The Nashville Zoo will open a new history feature on June 19 on the Grassmere property at the zoo.

Nashville Zoo will officially open a new history feature, the Morton Family Exhibit, on Saturday, June 19.

A ribbon-cutting ceremony will be held at 11 a.m., June 19, at the cabin located just behind the Zoo’s Grassmere Historic Home. June 19th, also known as “Juneteenth,” commemorates the official end of slavery in the United States.

The Zoo worked with the relatives of Frank Morton, a 1900’s tenant farmer who lived on the Grassmere property, to refurbish the cabin and install interpretive panels that help tell the story of Frank and his family’s contributions to the Grassmere property.

“The majority of African-Americans who remained in the south became tenant farmers or sharecroppers by the end of the Reconstruction era, yet there are few locations in Middle Tennessee that interpret this significant part of history,” said Tori Mason, Interpretive Programs manager for Nashville Zoo. “Our hopes for this exhibit are to honor the work of Mr. Morton and his family, and provide our visitors with a window into the daily lives of tenant farmers throughout the south.”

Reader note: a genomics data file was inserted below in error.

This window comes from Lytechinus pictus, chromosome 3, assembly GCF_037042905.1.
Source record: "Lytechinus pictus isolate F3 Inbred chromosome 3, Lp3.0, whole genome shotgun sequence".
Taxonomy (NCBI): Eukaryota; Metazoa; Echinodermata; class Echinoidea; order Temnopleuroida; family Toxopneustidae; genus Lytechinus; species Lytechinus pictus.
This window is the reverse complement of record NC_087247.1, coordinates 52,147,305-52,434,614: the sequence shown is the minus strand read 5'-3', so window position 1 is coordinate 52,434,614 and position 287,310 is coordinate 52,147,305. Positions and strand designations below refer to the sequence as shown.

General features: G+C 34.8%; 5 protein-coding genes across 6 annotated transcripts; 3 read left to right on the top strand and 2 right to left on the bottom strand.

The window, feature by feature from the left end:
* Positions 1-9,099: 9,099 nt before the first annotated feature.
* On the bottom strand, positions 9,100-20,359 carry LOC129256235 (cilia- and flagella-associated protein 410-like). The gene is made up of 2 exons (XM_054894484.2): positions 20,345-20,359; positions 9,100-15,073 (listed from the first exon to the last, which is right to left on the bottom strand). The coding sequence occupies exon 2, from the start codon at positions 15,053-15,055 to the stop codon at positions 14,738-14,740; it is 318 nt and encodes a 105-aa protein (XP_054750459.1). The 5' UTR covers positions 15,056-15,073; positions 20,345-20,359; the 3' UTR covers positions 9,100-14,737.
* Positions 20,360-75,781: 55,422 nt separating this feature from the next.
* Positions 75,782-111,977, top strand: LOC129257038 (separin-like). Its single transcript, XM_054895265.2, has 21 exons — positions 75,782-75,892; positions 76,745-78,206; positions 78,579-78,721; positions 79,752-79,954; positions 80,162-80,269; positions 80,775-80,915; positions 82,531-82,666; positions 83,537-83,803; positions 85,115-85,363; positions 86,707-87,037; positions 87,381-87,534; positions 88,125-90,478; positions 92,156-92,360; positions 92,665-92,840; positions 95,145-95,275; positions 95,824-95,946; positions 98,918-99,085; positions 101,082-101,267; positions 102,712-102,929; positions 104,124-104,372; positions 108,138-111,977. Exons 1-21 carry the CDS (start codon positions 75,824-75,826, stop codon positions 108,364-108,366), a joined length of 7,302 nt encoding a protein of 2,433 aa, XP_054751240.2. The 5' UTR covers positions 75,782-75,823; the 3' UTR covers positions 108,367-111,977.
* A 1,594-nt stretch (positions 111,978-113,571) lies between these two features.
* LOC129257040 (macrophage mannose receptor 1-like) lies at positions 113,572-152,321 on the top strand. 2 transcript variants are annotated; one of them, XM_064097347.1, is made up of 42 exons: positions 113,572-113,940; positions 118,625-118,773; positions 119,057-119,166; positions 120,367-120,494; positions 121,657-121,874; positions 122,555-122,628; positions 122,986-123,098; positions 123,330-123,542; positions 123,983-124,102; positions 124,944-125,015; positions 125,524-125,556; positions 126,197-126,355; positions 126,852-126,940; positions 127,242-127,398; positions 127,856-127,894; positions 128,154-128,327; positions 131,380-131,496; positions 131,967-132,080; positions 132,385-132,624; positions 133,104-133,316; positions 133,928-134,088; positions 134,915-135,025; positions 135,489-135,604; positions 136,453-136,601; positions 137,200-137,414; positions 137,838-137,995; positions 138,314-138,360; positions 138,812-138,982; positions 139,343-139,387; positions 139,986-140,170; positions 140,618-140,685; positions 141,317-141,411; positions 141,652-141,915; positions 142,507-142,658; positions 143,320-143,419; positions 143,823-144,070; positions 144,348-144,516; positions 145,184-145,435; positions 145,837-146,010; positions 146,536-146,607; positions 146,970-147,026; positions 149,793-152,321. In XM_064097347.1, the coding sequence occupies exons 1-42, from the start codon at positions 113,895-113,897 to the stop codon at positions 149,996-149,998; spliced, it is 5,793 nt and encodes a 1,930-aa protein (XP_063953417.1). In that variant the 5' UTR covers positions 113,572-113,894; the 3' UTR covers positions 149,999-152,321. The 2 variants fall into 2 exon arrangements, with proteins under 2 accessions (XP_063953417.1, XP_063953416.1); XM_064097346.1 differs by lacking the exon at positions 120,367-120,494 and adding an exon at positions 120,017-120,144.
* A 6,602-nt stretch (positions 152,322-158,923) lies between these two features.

When visiting the Zoo’s Historic Grassmere Home and Farm, guests will be able to enter the previously closed cabin and be immersed into space where Frank Morton lived. Interpretive panels will provide information about tenant farming and sharecropping, along with highlighting different aspects of the living space. Archival photos, and quotes from farm owner Elise Croft’s journals about the Mortons will be available along with audio oral histories from two of Frank’s daughters.

All Zoo guests are welcome to attend the ribbon-cutting ceremony, which will include Zoo officials and Morton family members. The self-guided cabin tour is included with Zoo admission or membership.

The project was funded in part by a grant from Humanities Tennessee, an independent affiliate of the National Endowment for the Humanities. Other funders included an anonymous donor, the Metro Historical Commission Foundation, and Historic Nashville, Inc.

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